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This is a contributing entry for Lougheed House National & Provincial Historic Site and only appears as part of that tour.Learn More.

This is the Dining Room (Images 1 - 5). Fitted with a mixture of both formal and club-room furnishings, it is notable for its Tudor style paneling and elegant built-in leaded glass cabinets. But perhaps the most striking feature of the room is the overhead dome (Image 6). The panels of the dome were originally stained glass, which would have radiated colour into the room. In the 1950s, the dome was thought to be leaking, so it was covered up and remained hidden for nearly 50 years. Only during restoration was it discovered – to be re-built and bring light back into the Dining Room. Used mostly for grand occasions and fancy teas, the Dining Room played host to royalty on several occasions, with the Prince of Wales, Prince George and Duke of Connaught all enjoying the lavish setting. Since hunting was a favorite pastime in those days, it would have been common to see mounted animal trophies like the ones you see adorning the walls of the Dining Room. No doubt, guests of that time would have been impressed. A few Lougheed possessions are found here. The family’s chinaware and silver service (Image 7) are in the display cabinets, and the sideboard – with its carved mirror – are all original to this room. It should be noted that the bar is a modern addition and it was built to match the style of this room (Image 2).


  • Image 1, Dining Room with view of the Dome, 2020
  • Image 2 Dining Room, 2020
  • Image 3, Dining Room fireplace with taxidermy moose
  • Image 4, Dining Room c. 1920's
  • Image 5, Dining Room during the Red Cross Occupation, 1950's
  • Image 6, View of dome with original stained glass
  • Image 7, Lougheed China
  • Image 8, Conservatory, 2020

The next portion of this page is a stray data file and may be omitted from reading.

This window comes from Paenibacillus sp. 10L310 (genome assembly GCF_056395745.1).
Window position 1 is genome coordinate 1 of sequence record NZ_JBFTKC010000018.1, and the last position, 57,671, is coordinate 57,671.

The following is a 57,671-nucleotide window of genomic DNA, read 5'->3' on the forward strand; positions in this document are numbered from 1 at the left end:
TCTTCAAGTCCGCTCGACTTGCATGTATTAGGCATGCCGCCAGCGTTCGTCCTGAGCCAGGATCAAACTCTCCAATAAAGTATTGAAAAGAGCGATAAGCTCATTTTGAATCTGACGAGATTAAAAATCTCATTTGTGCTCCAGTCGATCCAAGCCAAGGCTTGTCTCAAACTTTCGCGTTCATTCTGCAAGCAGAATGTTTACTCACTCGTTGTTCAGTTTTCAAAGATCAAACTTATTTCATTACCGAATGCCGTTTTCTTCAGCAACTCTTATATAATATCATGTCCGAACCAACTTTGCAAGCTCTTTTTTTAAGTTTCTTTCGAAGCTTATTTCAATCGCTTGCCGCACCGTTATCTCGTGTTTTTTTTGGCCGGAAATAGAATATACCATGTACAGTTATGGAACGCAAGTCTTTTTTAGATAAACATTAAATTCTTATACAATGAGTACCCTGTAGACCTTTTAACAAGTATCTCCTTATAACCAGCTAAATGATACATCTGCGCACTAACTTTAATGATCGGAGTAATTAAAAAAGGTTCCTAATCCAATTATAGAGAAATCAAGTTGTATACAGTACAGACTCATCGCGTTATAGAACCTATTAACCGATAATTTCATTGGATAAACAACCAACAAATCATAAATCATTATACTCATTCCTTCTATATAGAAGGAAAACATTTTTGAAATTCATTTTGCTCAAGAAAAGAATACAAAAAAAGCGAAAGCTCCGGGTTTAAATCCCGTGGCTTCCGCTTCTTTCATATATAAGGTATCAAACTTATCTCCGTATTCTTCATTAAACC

• Image 9, Conservatory during Red Cross era, 1950's

This is the Conservatory (Images 8 & 9).

It’s the room where the Lougheeds would have eaten most of their meals – leaving the Dining Room for more formal occasions.

Like the Mission Room and the Dining Room, it was also part of the 1907 renovation.

At different times, the Conservatory has also been referred to as the morning room and the rosery.

That’s because its large southern exposure makes it a particularly bright place in the morning, as well as offering an ideal location for growing potted plants – especially roses.

Overhead, you’ll notice a ceiling decorated in gold leaf, while at your feet you’ll see a floor made of fir. Because fir is a softwood, it’s important to cover the delicate surface with carpets.

Today, the Conservatory is in daily use as a restaurant.

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Image Sources(Click to expand)

Chris Stutz, Chris Stutz Custom Photos

Chris Stutz, Chris Stutz Custom Photos

LHCS Collection

Glenbow Archives NA-3232-10

Glenbow Archives NA-2864-4384f

LHCS Collection

Chris Stutz, Chris Stutz Custom Photos

Chris Stutz, Chris Stutz Custom Photos

Glenbow Archives PA-1680-3